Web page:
From the 31-35 age bracket, the quantity of employees begins to dwindle. Just one in 10 (10%) of gaming industry employees identified themselves as 41-45 years old, with only one in twenty five (4%) stating they were 51 or older.
By far, the most common ethnicity seen in UK game industry employees is that of ‘White British’. Two thirds (66%) identify themselves as ‘White British’, 42% more than in the second most prevalent ethnic group of ‘White Other’.
In terms of diversity, the UK games industry is significantly below the natural ethnic mix seen in the UK. According to Government statistics, almost one in five (18%) of UK people belong to a racial group that isn’t ‘White’. However, just over one in 10 (11%) respondents indicated they were either ‘Mixed’, ‘Black’, ‘Asian’, or ‘Other’. Of those, the majority of none white UK game employees identified themselves as ‘Asian’, with one in 20 employees being from that ethnic group.
Just one in 50 UK games industry employees identified as either Black or mixed race.
|Nationality||% of respondents indicating that nationality|
|Rest of world||9|
According to gamer demographics, more than 7 in 10 (71%) of all UK game industry employees were from the UK originally. Furthermore, one in five (20%) were from the European Union or the European Economic Area, such as Norway or Switzerland. Just under one in 10 (9%) were from outside of the UK or EU/EEA.
The latest UK census (2021) indicates that 89% of working-age people in the UK are originally from the nation. Therefore, the games industry has considerably more diversity in terms of foreign nationals than the UK wider economic market (29% to 11%, respectively).
|Gender||% of respondents indicating that gender in 2021||% change from 2020 results|
Almost seven in 10 (67%) of UK game industry employees identified as male in 2021, which was a 3% decrease in comparison to the previous year’s survey.
In terms of women in the workplace, three in 10 (30%) respondents indicated they identified as female, a 2% increase year-on-year.
Those that identify as ‘non-binary’ (or another form of gender) represented just over one in 30 employees (3%) of the UK game industry in 2021’s survey– an increase of 1% year-on-year.
Over three in four respondents (76%) identified as ‘heterosexual/straight’, representing the overwhelming majority of the game industry community.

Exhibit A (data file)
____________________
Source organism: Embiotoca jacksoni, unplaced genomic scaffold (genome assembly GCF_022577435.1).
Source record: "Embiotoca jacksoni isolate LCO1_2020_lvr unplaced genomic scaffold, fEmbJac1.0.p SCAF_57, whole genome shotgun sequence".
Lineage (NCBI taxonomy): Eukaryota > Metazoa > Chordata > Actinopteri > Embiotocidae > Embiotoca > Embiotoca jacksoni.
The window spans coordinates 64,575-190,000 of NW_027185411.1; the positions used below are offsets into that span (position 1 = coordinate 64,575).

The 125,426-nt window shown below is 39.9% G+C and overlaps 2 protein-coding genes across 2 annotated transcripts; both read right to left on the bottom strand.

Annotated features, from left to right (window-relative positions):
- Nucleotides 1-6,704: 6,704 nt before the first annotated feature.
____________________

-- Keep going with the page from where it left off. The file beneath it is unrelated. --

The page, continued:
Almost one in four (24%) identified as a sexuality other than heterosexual/straight. With 2021 Census data stating that LGBTQ+ people represent 6.3% of the UK population, game industry employees far exceed that in terms of diversity in sexuality.
Over one in 10 (12%) of game industry employees identified as ‘bisexual’, the second largest respondent answer. One in 20 (5%) identified as ‘lesbian/gay’, while one in 33 (3%) identified as ‘queer’.
|Neurodiversity||% of respondents indicating their neurodivergence|
|A condition affecting concentration (e.g. ADHD)||10|
|Learning difficulty (e.g. dyslexia)||7|
|A condition affecting coordination (e.g. dyspraxia)||2|
Within the survey, almost one in five (18%) 2021 gaming industry employees indicated they had some form of neurodivergence. This accounts for those with a single neurodiversity attribute, as well as those that selected more than one attribute on the list.
Of the types of neurodiversity listed, one in 10 (10%) responded with ‘a condition affecting concentration’, while 7% stated they had a learning difficulty, such as dyslexia.
One in 25 (4%) of game industry employees in the UK stated they were on the autism spectrum, while one in 50 had ‘a condition affecting coordination’.
The gaming market worldwide is rapidly expanding to encompass growing demand from all four corners of the globe. In terms of game industry size, the PC and console market grew by 5.8% (compound annual growth rate, or CAGR) between 2015 and 2022.
The global gaming trends report for online gaming indicate that:
In 2015, the gaming PC market was marginally larger than that of console gaming ($31.6 billion to $30.7 billion respectively).
2022’s data shows that console’s contribution to the overall gaming market has increased enormously. The value of gaming PCs last year was $40.5 billion, whereas console sales represented $51.8 billion, an $11.3 billion dollar difference.
Between 2015 and 2022, gaming PC valuation increased 3.6% CAGR. Console gaming increased by 7.8% CAGR, a 4.2% difference.